AMD has slated November 2009 as the month that they will begin mass production of their 8 series chipsets.
The new RD890 chipset is poised to replace the RD790 and RS880D in January 2010, after they pass the engineering verification (EVT) and design verification tests (DVT). The RD890 will pair up with AMD’s quad-core AM3 processors in the high-end market, and will support DDR3 memory and HyperTransport 3.0.
Along with this, AMD is planning to launch their SB800 series of southbridges in January of next year.
Biostar today adds to its T-Series motherboard lineup, this time with a hybrid board capable of running both DDR2 and DDR3 memory (not at the same time).
"Needless to say, the double DDR2/DDR3 design make it possible for users to enjoy better compatibility and cost saving on future memory upgrade," Biostar wrote in a press release. "This motherboard also supports Biostar's exclusive G.P.U. energy-saving technology."
The TP45E Combo motherboard dedicates two slots to each memory standard with support for up to 4GB of DDR3-800/1066/1333, and up to 8GB of DDR2-667/800/1066. Other notables include "whole solid capacitors," 1600MHz frontside bus support, 3 PCI slots, 2 PCI-E x1 slots, a single PCI-E Gen2 x16 slot, 6 SATA ports, and 5.1 surround sound.
We're not sure what it is about Corsair and May 20, but on that same date last year, the memory maker set a world record for DDR3 memory frequency by pushing its Dominator kit to 2462MHz. Fast forward a year later, and on May 20, 2009, Corsair Labs announced it had coaxed 2533MHz out of a 6GB triple channel DDR3 Dominator GT kit, which the company says is the highest frequency ever achieved on a Core i7 platform using three modules.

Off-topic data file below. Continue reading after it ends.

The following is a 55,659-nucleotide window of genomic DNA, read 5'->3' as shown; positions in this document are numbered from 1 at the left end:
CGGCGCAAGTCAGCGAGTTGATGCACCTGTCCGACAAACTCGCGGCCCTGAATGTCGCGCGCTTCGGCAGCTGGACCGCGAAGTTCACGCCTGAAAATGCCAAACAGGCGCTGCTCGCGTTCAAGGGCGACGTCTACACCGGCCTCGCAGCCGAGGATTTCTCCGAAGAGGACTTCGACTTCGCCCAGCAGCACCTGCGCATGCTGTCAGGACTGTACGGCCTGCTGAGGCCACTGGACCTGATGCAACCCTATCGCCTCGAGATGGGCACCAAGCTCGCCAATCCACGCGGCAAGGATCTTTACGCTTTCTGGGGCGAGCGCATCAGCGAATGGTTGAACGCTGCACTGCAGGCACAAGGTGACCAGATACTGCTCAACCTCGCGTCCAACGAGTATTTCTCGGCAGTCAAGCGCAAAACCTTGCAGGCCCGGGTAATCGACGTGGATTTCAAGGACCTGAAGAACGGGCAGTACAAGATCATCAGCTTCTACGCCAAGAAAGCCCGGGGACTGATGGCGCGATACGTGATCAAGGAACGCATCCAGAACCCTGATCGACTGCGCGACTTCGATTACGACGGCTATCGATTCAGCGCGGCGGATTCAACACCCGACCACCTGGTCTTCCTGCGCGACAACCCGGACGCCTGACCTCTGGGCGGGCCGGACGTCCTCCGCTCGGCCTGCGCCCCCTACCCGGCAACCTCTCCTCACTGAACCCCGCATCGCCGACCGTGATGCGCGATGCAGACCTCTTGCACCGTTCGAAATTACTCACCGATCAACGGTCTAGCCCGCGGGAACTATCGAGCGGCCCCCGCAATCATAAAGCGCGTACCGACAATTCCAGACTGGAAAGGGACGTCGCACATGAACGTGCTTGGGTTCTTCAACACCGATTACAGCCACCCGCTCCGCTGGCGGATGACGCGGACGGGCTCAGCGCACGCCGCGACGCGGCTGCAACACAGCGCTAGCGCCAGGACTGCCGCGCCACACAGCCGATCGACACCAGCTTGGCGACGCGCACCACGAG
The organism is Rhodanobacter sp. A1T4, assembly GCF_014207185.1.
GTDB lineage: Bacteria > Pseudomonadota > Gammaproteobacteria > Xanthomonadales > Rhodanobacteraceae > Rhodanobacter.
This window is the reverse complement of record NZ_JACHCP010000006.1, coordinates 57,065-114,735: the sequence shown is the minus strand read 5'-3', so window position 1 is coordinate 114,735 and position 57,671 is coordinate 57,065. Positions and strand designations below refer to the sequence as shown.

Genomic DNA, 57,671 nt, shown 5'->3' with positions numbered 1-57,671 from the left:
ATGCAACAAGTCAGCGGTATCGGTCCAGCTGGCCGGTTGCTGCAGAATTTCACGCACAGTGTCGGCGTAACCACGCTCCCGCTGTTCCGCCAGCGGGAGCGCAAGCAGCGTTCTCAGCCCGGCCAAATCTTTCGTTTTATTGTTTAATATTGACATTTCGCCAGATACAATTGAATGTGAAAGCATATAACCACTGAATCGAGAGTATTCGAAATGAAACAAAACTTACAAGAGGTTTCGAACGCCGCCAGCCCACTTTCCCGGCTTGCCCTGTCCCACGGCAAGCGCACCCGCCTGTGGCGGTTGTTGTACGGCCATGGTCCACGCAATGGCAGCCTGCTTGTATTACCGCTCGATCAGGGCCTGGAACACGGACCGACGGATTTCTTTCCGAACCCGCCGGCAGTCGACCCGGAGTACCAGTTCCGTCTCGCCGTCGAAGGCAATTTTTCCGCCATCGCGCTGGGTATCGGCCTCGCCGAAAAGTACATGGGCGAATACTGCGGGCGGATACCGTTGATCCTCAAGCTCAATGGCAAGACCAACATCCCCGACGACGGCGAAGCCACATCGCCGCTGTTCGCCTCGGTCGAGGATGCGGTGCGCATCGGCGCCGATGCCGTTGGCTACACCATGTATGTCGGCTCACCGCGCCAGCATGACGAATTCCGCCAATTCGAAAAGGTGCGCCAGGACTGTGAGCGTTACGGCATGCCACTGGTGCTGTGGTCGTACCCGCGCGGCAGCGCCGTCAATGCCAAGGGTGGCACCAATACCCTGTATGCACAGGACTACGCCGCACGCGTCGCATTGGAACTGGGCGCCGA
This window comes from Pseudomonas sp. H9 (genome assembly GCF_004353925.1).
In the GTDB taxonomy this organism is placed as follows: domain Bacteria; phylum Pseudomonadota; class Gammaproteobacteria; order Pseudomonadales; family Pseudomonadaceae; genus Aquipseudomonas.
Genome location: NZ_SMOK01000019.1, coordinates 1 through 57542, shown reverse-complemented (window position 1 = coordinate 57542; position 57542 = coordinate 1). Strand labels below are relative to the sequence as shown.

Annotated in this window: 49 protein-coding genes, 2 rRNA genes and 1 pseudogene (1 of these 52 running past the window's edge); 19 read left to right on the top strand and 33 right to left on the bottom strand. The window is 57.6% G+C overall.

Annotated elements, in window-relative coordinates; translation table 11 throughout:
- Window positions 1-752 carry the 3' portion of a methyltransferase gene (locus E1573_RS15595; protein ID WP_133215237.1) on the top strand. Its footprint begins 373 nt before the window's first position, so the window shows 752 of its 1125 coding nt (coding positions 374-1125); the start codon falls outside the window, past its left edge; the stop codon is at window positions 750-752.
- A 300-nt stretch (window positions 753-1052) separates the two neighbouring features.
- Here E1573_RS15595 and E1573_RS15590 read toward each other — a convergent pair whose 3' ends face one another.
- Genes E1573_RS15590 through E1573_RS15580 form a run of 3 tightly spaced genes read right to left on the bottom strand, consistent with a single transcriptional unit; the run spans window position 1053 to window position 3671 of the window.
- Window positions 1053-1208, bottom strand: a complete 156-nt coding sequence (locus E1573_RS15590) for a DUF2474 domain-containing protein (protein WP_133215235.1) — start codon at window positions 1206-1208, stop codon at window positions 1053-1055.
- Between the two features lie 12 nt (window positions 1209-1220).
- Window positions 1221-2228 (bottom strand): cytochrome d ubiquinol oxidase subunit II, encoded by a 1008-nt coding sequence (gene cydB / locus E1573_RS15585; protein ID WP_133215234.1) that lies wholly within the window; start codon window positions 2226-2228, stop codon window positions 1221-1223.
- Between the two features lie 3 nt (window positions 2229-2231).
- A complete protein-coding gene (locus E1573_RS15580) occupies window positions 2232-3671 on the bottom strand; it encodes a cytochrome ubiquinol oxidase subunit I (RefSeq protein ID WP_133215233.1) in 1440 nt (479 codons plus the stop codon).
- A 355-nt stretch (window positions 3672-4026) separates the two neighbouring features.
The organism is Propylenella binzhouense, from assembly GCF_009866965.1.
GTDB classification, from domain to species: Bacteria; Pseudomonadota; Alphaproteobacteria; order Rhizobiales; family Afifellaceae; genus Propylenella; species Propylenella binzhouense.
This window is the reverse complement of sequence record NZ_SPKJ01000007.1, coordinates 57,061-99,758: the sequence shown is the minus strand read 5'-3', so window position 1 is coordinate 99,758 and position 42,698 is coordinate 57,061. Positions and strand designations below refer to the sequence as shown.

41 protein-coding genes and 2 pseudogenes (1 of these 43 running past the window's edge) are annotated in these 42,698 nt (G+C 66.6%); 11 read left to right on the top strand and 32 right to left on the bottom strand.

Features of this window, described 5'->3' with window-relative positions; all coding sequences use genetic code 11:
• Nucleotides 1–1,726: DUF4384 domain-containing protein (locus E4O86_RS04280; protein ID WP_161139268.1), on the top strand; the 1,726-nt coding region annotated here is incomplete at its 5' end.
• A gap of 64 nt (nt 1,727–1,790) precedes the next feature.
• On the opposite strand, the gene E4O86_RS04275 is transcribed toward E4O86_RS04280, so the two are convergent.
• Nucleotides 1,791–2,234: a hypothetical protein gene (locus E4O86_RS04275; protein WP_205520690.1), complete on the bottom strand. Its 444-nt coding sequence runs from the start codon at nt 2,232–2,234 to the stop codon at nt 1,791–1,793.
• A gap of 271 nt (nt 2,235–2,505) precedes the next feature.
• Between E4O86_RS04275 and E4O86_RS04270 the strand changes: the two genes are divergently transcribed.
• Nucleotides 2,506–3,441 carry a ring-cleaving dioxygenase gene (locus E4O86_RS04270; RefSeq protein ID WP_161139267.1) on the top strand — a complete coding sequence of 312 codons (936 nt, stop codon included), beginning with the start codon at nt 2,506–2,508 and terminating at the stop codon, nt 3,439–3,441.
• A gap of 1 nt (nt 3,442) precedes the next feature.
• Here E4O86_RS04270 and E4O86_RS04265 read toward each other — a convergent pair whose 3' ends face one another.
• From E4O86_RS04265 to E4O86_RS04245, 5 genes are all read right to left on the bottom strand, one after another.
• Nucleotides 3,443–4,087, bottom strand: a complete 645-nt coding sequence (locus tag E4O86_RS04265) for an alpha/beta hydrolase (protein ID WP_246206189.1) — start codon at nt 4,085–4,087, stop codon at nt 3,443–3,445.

"When it comes to overclocking and memory, Corsair has proven -- once again -- that its engineering team truly is the best," said Kevein Conley, Vice President of Engineering for Corsair. "As the new world record shows, Corsair's modules are second-to-none in terms of performance, stability, and quality."
To set the new mark, Corsair slapped a Dominator GT 2000C7 tri-channel kit into an Evga X58 3X Classified motherboard and ran fairly aggressive 7-8-7-20 timings. Other components included an Intel Core i7 Extreme 975 processor, GeForce 8800 GTS videocard, and a Corsair P256 SSD.
RAM, like water, is a commodity. And just as there’s a clear difference between putrid L.A. County tap water and water choppered in from the peaks of Mt. Everest, the quality of RAM can vary wildly. But quality is not the sole factor to consider when you’re trying to achieve optimum memory performance from your system.
These days, a user is faced with a plethora of options spanning different technologies, speeds, and capacities. We’re here to help you make heads and tails of all that so you’re prepared when you configure your next rig. Armed with a slew of RAM-based benchmarks, we set out to answer three of the hottest questions in memory today: Is DDR3 for AMD’s new AM3 Phenom II CPUs worth the expense? Should you pay for high-speed RAM or stick with the standard stuff? Finally, just how much memory is enough? We test three common amounts of RAM for Intel’s Core i7 to identify the sweet spot.